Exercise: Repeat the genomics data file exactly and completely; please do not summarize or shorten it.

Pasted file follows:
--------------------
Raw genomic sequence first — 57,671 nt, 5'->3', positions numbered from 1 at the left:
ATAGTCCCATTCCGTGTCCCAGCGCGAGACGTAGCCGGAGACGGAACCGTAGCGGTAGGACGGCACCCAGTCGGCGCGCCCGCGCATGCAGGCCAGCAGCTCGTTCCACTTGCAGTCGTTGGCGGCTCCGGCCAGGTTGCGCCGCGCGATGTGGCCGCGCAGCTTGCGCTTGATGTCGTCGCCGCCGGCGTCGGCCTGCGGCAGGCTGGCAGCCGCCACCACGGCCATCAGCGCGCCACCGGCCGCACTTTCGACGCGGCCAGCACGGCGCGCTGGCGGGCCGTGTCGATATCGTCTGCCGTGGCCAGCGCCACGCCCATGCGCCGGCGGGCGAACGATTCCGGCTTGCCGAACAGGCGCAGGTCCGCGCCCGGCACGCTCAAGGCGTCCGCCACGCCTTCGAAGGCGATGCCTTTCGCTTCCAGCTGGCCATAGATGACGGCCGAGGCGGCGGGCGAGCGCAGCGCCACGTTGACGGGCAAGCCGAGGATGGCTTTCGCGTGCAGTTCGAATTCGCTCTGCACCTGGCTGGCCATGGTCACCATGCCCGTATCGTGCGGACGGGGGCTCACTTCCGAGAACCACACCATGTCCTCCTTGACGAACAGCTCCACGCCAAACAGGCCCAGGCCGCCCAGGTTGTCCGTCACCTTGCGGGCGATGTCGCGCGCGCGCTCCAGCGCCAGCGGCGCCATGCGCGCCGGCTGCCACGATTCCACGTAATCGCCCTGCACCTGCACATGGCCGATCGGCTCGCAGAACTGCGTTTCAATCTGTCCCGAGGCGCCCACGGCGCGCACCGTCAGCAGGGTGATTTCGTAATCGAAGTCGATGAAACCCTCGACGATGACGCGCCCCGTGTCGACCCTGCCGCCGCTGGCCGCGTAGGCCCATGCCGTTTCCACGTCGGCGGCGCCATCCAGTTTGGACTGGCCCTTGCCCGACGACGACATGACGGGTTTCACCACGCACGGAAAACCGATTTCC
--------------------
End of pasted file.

Raw genomic sequence first — 57,671 nt, 5'->3', positions numbered from 1 at the left:
ATAGTCCCATTCCGTGTCCCAGCGCGAGACGTAGCCGGAGACGGAACCGTAGCGGTAGGACGGCACCCAGTCGGCGCGCCCGCGCATGCAGGCCAGCAGCTCGTTCCACTTGCAGTCGTTGGCGGCTCCGGCCAGGTTGCGCCGCGCGATGTGGCCGCGCAGCTTGCGCTTGATGTCGTCGCCGCCGGCGTCGGCCTGCGGCAGGCTGGCAGCCGCCACCACGGCCATCAGCGCGCCACCGGCCGCACTTTCGACGCGGCCAGCACGGCGCGCTGGCGGGCCGTGTCGATATCGTCTGCCGTGGCCAGCGCCACGCCCATGCGCCGGCGGGCGAACGATTCCGGCTTGCCGAACAGGCGCAGGTCCGCGCCCGGCACGCTCAAGGCGTCCGCCACGCCTTCGAAGGCGATGCCTTTCGCTTCCAGCTGGCCATAGATGACGGCCGAGGCGGCGGGCGAGCGCAGCGCCACGTTGACGGGCAAGCCGAGGATGGCTTTCGCGTGCAGTTCGAATTCGCTCTGCACCTGGCTGGCCATGGTCACCATGCCCGTATCGTGCGGACGGGGGCTCACTTCCGAGAACCACACCATGTCCTCCTTGACGAACAGCTCCACGCCAAACAGGCCCAGGCCGCCCAGGTTGTCCGTCACCTTGCGGGCGATGTCGCGCGCGCGCTCCAGCGCCAGCGGCGCCATGCGCGCCGGCTGCCACGATTCCACGTAATCGCCCTGCACCTGCACATGGCCGATCGGCTCGCAGAACTGCGTTTCAATCTGTCCCGAGGCGCCCACGGCGCGCACCGTCAGCAGGGTGATTTCGTAATCGAAGTCGATGAAACCCTCGACGATGACGCGCCCCGTGTCGACCCTGCCGCCGCTGGCCGCGTAGGCCCATGCCGTTTCCACGTCGGCGGCGCCATCCAGTTTGGACTGGCCCTTGCCCGACGACGACATGACGGGTTTCACCACGCACGGAAAACCGATTTCC